By Funmi Branco
SINCE the return to civil rule in 1999, Nigerians have had to contend with the ugly spectre of ill-prepared, ideologically vacuous, morally bankrupt and intellectually challenged leaders across the political spectrum.
For many years, the office of governor, in particular, has featured tenants that never should have come anywhere close to authority.
We have seen governors engaging in monumental rape of the resources of the state they were meant to steer to prosperity, using vile and uncouth language that even motor park touts would shudder at, turning a state into a battlefield between the three arms of government, giving workers a raw deal while gorging on state resources, spending ecological funds on political campaigns, among other atrocities.
But wherever a departure from the norm is spotted, such departure deserves a place under the spotlight, in part because they offer hope to a beleaguered populace.
Against this backdrop, there is a compelling reason to place the Ogun State governor, Dapo Abiodun’s governance style under the critical radar and see what lessons it offers on leadership, especially in perilous times.
To be sure, I do not celebrate a saint and quite frankly, I know of none. Still, it seems sufficiently clear that not even the bitterest critics of the Ogun State helmsman would fail to acknowledge that he is a gentleman, a man of his word; a modest, prudent, and honest leader. A year-old in office, the governor reportedly did not even have official cars, either as a main vehicle or backup. Neither did his commissioners, special assistants and other appointees.
4This is striking because Ogun is one of Nigeria’s most naturally, intellectually and economically endowed, even shunning the fact that it shares pivotal contiguity with Lagos, Nigeria’s economic capital. The Ogun economy could certainly support official vehicles for its helmsman, but Abiodun, it appears, aimed to ensure that available funds were conserved and channelled to the priority needs of the populace.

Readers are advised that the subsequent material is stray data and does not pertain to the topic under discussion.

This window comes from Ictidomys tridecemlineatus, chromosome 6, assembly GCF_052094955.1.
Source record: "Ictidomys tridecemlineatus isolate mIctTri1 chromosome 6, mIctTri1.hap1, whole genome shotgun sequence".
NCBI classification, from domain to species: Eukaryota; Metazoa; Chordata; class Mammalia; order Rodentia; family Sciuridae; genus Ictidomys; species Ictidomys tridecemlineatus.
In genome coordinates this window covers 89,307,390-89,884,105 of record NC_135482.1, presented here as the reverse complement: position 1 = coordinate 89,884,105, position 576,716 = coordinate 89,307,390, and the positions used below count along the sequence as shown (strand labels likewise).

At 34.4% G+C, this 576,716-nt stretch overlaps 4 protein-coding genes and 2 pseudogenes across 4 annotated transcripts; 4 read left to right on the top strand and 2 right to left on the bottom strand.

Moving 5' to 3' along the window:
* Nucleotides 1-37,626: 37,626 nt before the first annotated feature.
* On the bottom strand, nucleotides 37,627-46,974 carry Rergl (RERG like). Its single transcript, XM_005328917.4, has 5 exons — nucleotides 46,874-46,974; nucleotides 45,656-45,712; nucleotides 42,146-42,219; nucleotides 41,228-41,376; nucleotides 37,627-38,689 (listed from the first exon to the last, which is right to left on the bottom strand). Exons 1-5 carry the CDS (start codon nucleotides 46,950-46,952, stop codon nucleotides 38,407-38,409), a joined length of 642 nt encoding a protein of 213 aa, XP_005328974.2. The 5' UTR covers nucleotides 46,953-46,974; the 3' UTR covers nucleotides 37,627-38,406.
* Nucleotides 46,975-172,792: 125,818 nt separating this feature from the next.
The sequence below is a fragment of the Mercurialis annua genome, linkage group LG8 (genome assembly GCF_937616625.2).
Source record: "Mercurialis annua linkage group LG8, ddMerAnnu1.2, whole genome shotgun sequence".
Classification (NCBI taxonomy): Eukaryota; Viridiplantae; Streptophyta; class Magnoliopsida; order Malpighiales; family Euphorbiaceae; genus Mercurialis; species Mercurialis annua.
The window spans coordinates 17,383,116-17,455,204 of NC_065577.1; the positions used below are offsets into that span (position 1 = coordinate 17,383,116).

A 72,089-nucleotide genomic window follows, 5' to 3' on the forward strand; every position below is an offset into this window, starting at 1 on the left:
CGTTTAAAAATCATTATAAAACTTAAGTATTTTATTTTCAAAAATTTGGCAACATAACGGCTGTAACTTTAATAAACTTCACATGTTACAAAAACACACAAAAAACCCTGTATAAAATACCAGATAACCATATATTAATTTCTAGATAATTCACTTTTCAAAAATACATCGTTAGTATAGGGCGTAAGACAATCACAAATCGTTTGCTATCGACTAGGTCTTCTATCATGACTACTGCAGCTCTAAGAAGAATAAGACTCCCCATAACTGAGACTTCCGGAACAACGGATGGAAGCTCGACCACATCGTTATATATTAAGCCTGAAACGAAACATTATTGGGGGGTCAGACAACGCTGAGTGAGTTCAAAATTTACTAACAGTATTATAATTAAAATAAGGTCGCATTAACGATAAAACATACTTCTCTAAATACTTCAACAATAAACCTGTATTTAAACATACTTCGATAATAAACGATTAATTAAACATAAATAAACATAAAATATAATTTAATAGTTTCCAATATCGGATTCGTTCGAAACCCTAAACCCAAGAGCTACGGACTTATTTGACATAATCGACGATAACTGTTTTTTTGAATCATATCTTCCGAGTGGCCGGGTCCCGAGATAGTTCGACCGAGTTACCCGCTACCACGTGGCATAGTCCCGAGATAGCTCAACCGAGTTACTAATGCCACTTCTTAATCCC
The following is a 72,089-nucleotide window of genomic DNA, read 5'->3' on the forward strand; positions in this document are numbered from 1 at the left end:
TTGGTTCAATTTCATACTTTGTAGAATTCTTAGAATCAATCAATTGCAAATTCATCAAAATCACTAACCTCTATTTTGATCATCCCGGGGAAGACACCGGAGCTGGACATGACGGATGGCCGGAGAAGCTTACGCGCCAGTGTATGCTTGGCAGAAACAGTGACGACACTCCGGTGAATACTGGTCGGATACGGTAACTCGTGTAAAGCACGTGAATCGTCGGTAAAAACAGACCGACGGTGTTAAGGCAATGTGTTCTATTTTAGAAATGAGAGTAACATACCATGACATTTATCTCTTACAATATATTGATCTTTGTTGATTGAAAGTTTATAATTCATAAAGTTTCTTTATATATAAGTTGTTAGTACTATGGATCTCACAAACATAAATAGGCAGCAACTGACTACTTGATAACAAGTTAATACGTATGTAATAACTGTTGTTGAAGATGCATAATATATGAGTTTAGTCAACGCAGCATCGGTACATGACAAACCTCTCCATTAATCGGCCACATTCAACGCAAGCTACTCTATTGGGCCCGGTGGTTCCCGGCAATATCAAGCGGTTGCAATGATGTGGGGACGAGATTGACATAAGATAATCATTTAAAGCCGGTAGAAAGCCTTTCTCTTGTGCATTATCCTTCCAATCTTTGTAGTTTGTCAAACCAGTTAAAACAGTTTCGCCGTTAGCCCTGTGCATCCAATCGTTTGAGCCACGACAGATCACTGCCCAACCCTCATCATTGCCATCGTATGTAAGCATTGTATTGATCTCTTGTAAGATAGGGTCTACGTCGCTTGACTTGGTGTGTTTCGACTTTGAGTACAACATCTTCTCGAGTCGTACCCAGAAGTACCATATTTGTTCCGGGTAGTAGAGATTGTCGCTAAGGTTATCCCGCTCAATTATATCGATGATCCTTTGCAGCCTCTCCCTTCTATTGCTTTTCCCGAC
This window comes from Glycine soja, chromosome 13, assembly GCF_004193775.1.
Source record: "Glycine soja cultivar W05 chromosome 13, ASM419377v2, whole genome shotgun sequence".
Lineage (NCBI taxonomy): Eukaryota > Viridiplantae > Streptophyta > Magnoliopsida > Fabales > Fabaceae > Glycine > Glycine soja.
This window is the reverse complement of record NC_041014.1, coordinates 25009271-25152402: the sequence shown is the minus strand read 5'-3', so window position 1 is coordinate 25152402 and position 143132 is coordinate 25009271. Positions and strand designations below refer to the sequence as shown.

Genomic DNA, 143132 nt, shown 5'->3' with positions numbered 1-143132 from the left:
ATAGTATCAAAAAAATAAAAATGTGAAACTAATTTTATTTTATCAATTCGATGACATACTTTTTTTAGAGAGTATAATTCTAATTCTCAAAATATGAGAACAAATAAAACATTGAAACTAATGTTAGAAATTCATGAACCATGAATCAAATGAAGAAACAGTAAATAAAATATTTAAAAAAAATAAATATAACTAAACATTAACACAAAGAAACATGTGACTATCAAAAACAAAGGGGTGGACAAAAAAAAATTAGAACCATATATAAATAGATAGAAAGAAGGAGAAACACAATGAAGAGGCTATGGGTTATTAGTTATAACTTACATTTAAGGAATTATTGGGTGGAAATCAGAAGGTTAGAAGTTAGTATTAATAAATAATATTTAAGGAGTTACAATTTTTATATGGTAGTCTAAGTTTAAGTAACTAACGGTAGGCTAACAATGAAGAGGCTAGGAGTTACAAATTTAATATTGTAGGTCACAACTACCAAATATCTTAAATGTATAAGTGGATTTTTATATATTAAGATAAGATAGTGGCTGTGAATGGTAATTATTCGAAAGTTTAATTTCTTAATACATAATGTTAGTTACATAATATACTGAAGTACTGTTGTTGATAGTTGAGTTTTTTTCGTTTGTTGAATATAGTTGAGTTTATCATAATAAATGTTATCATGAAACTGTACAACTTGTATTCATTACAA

The point cannot be overlooked that since inception, he has been able to disappoint the prophets of doom who laid encumbrances on his path even before he had started his ultimately successful campaign. Today, Abiodun runs one of the states paying the highest minimum wage in the country, regularly and promptly, despite the financial constraints imposed by the coronavirus pandemic, a second wave of which has just struck the country.
There is harmony between the executive and the legislature, and between the judiciary and the executive, yet the turbulent circumstances in which Abiodun took power is, to quote the Nobel Laureate Thomas Eliot, not worth forgetting. Taking on the formidable political machinery of the then state government, Abiodun fought a titanic battle to win both the APC governorship primary and the election proper. But then the opposition within would not relent: he had no committee to hand over power to him and did not get the handing over notes until a few hours to the inauguration when the deputy governor received them on his behalf. The open-roof pick-up used during his inauguration was borrowed from another state, and thugs piled wood on the inauguration pathway. This was followed by the failed legal challenges to his educational qualifications and candidature.
Symbolically, Abiodun ensured the full absorption of workers recruited through the back door by the Amosun administration in the twilight of its tenure. He ratified the appointment of Permanent Secretaries and directed the mainstreaming and regularisation of the appointment of over 1000 graduates recruited into the state civil service. His message: “The appointments and recruitments were fraught with non-adherence to the principles and laid-down traditions of the public service. But in line with our administration’s commitment to equity, fairness, justice and inclusiveness, we will not engage in any action or policy that may be viewed as a vendetta. Rather, we will call on all to continue to put in their best for the service delivery to the people of Ogun State.” This is, in my view, a worthy template for governance in all the 36 states. Who does bickering help?